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Paul Lynde, the sardonic and irreverent comedian who starred...

By VERNON SCOTT, UPI Hollywood Reporter

HOLLYWOOD -- Paul Lynde, the sardonic and irreverent comedian who starred in 'The Hollywood Squares' television game show, died of a massive heart attack, the county coroner said Monday.

Lynde, 55, who never married and lived alone, was found dead by friends who broke into his house in Beverly Hills late Sunday night after he failed to appear at a dinner party several hours earlier.

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Dr. Thomas Noguchi reported after an autopsy Monday that Lynde also suffered from a form of hardening of the arteries. The coroner also scheduled routine toxicological and microscopic examination of tissues.

Mayor Mary Ann Winand of Lynde's hometown said, 'It is with sadness that we have heard of the death of Paul Lynde and his unique sense of humor will be long remembered. He brought joy and laughter to many people throughout these United States, and his loyalty to his native city of Mount Vernon, Ohio, will always be treasured. We extend to his family our deepest sympathy.'

Alan David, Lynde's long-time friend and agent, reported earlier in the day that the actor appeared to have died of natural causes in his sleep.

'When he didn't show up for dinner, his friends became concerned,' David said. 'He didn't answer the telephone or the door. So they broke in a bathroom window. They found him dead in bed.'

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Beverly Hills Police Lt. Bill Hunt said Lynde might have been dead for up to 24 hours when his nude body was discovered.

'Nothing in the house was disturbed and there was no evidence of foul play,' he said. 'Everything was intact and looked as it normally would look.'

The comedian is survived by two sisters, Helen Lynde, of Los Angeles, and Grace Rice, of Mount Vernon, N.Y. Funeral arrangements were pending.

Beverly Hills Police Lt. Bill Hunt said Lynde mighthave been dead for up to 24 hours when his nude body was discovered.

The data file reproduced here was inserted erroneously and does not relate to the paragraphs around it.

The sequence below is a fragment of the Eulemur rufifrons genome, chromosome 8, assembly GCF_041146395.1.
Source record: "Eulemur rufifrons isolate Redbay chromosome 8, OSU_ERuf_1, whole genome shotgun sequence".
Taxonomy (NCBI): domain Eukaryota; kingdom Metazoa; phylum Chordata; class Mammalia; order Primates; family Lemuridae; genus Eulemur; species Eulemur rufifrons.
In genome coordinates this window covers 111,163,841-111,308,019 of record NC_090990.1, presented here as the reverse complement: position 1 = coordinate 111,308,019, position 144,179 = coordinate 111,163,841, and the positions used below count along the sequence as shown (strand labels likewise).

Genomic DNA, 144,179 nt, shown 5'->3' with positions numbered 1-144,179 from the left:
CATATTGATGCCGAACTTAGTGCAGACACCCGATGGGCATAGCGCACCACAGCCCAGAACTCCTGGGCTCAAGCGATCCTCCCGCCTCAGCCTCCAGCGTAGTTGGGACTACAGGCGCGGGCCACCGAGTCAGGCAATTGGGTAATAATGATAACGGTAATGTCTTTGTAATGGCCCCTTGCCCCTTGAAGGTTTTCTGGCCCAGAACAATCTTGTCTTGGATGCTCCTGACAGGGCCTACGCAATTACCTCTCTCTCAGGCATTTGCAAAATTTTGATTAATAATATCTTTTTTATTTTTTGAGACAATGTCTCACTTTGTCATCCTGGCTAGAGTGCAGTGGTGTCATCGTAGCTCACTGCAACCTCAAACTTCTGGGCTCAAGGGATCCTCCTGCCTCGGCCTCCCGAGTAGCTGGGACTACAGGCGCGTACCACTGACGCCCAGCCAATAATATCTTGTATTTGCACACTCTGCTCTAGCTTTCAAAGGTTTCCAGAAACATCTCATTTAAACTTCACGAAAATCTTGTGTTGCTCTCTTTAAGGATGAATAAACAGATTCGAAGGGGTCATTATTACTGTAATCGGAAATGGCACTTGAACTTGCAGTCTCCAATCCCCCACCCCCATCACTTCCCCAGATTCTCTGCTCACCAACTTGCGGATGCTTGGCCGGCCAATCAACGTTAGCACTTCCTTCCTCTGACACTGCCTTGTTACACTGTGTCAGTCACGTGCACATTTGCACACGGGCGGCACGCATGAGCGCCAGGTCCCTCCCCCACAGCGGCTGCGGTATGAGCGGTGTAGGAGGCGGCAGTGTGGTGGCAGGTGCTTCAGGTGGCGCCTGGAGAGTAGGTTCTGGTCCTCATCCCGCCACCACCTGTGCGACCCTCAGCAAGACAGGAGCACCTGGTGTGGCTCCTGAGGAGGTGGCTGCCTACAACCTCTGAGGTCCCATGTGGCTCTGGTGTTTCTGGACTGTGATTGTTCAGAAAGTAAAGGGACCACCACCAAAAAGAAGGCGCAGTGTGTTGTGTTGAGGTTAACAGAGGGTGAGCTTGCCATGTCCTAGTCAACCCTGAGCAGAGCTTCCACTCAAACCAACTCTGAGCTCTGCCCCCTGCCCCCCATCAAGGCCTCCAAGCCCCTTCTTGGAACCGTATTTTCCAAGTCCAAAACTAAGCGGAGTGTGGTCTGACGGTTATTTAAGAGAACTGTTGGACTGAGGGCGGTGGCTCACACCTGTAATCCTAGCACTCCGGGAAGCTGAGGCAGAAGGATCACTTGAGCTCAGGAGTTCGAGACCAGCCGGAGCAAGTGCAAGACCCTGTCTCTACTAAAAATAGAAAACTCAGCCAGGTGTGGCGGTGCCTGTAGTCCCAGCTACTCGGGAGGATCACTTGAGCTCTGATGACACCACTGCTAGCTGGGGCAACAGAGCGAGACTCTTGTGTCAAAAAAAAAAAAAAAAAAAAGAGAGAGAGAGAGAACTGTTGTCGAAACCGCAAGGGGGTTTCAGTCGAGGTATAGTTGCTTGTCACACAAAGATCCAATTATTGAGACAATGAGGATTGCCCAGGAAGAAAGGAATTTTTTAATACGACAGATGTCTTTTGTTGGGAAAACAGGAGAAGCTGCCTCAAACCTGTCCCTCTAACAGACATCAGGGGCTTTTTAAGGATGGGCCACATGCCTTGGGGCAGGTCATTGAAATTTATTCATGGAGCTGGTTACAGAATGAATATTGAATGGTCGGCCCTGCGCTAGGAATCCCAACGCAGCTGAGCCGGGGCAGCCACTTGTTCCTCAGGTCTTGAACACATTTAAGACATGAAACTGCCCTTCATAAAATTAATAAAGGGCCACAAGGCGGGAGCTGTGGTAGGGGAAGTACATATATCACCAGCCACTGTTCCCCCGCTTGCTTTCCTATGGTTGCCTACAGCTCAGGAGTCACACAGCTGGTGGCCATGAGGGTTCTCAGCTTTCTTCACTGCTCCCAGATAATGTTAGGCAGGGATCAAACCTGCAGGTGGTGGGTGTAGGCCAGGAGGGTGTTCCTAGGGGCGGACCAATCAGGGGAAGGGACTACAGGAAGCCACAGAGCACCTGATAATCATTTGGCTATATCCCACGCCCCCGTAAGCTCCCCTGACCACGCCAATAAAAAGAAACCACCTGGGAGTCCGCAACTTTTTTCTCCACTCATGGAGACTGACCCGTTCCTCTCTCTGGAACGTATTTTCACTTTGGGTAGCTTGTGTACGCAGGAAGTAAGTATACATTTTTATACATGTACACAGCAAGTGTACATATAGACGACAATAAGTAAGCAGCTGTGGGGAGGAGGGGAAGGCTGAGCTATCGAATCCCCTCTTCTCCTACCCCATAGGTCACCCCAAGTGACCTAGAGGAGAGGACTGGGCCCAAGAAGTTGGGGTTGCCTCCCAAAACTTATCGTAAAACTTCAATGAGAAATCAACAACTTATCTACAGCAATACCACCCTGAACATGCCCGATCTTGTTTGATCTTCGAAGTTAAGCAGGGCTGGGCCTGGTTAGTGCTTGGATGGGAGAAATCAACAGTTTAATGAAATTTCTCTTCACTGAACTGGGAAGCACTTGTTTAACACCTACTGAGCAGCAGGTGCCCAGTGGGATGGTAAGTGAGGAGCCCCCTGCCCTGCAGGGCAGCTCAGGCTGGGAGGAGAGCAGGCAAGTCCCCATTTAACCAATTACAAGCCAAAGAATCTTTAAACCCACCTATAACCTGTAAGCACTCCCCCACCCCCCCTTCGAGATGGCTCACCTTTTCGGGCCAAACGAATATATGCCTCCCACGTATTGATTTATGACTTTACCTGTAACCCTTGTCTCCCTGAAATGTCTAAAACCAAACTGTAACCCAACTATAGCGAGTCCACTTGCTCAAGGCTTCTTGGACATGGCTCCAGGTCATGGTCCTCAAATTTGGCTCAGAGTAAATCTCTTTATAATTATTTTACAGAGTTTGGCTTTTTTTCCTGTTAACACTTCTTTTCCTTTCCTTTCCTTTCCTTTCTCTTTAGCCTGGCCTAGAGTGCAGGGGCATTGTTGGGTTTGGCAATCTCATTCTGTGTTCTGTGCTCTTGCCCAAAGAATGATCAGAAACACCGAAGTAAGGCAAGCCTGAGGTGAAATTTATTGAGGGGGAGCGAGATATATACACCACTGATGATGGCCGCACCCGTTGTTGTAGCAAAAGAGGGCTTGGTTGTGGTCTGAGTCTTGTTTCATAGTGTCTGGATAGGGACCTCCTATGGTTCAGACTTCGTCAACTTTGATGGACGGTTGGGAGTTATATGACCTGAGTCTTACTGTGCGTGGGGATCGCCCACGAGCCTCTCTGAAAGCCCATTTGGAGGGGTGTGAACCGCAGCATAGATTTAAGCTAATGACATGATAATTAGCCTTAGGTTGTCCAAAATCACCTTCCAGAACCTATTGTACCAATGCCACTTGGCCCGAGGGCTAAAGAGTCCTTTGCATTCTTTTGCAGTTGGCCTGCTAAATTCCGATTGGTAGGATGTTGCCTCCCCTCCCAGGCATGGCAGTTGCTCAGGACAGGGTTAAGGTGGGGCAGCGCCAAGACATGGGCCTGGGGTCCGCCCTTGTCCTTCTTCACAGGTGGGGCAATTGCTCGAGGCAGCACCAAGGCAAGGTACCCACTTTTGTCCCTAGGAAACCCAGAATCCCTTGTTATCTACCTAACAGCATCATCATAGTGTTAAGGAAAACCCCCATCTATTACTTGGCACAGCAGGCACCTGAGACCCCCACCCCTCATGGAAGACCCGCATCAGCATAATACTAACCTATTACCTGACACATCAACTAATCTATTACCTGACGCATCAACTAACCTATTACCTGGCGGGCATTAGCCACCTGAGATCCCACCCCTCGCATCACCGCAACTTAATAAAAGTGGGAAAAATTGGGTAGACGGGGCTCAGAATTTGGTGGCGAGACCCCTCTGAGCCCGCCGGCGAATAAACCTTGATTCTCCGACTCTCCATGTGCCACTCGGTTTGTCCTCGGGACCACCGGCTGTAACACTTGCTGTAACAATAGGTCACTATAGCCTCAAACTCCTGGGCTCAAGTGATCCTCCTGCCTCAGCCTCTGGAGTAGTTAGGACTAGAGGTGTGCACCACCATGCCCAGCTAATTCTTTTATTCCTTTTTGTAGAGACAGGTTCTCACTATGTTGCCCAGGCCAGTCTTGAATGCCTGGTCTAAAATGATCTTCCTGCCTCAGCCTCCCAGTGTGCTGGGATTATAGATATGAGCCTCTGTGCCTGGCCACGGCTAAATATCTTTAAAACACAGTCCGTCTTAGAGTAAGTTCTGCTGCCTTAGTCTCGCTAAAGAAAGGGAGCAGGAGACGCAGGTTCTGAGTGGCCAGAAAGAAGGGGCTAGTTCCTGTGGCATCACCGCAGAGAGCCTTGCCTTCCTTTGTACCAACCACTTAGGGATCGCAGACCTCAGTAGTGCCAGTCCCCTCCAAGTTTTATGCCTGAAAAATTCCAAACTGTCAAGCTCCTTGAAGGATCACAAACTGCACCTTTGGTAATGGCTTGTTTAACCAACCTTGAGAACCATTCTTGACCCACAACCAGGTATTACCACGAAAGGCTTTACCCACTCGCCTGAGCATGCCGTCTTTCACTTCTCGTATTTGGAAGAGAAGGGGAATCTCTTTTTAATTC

'Nothing in the house was disturbed and there was no evidence of foul play,' he said. 'Everything was intact and looked as it normally would look.'

The comedian is survived by two sisters, Helen Lynde, of Los Angeles, and Grace Rice, of Mount Vernon, N.Y. Funeral arrangements were pending.

As the wise-cracking star of 'Hollywood Squares,' Lynde's raucous, often sexually suggestive ad libs were sometimes blue-penciled by the censors.

A show business veteran of 30 years, Lynde averaged more than 200 hours on television a year during the past decade. He also starred in stock company plays and occasional feature films.

His movies included 'Bye Bye Birdie,' 'The Glass Bottom Boat,' 'Under The Yum-Yum Tree,' 'Send Me No Flowers' and most recently 'The Villain' with Kirk Douglas.

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He starred briefly in 'The Paul Lynde' TV comedy series and was a regular on such other shows as 'Bewitched,' 'F Troop,' 'Dean Martin Presents,' 'The Jonathan Winters Show,' 'The Pruitts of Southhampton' and 'The Perry Como Show.'

Lynde was known to have a drinking problem and was arrested several times for public drunkenness. Friends said he had battled his liquor problem for years.

Peter Marshall, host of 'Hollywood Squares' said, 'I just saw him a few weeks ago and he looked great. He hadn't had a drink in 10 months. Paul will be missed.

'Now every time I think of the 'Squares,' I'll think of the middle square (where Lynde was positioned) just as I think of Wally Cox who used to occupy the top left square and Charlie Weaver who was in the lower left square.'

Winters, who appeared with Lynde often on 'Hollywood Squares,' said, 'Anytime you lose a funnyman, it's a big loss to everyone under the tent. I think his contributions as a funnyman were as important as anybody's.

'We had as good times off camera as we did on stage. His ad libbing was terrific. Everything came off the wall.'

George Gobel, another regular on the show, said, 'He was one of the funniest men on TV, to me. He will be missed by everybody who likes to laugh.'

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Lynde was born in Mount Vernon, Ohio, one of six children of a butcher. In high school he weighed 260 pounds and played the bass drum in the school band.

He attended Northwestern University where he majored in speech and drama and was active in the schools' theatrical productions. After graduation Lynde moved to New York to work at odd jobs, selling his blood for food while seeking a break in show business.

His first stand-up appearance in New York's famed Number One Fifth Avenue supper club provoked Lynde to say, 'There is no such thing as a smart nightclub audience.' He avoided club work therafter.

Lynde was cast in 'New Faces of 1952' on Broadway and later in the movie version. But it wasn't until 1961 when Gower Champion cast him in 'Bye Bye Birdie,' followed by the movie version, that Lynde gained stardom.

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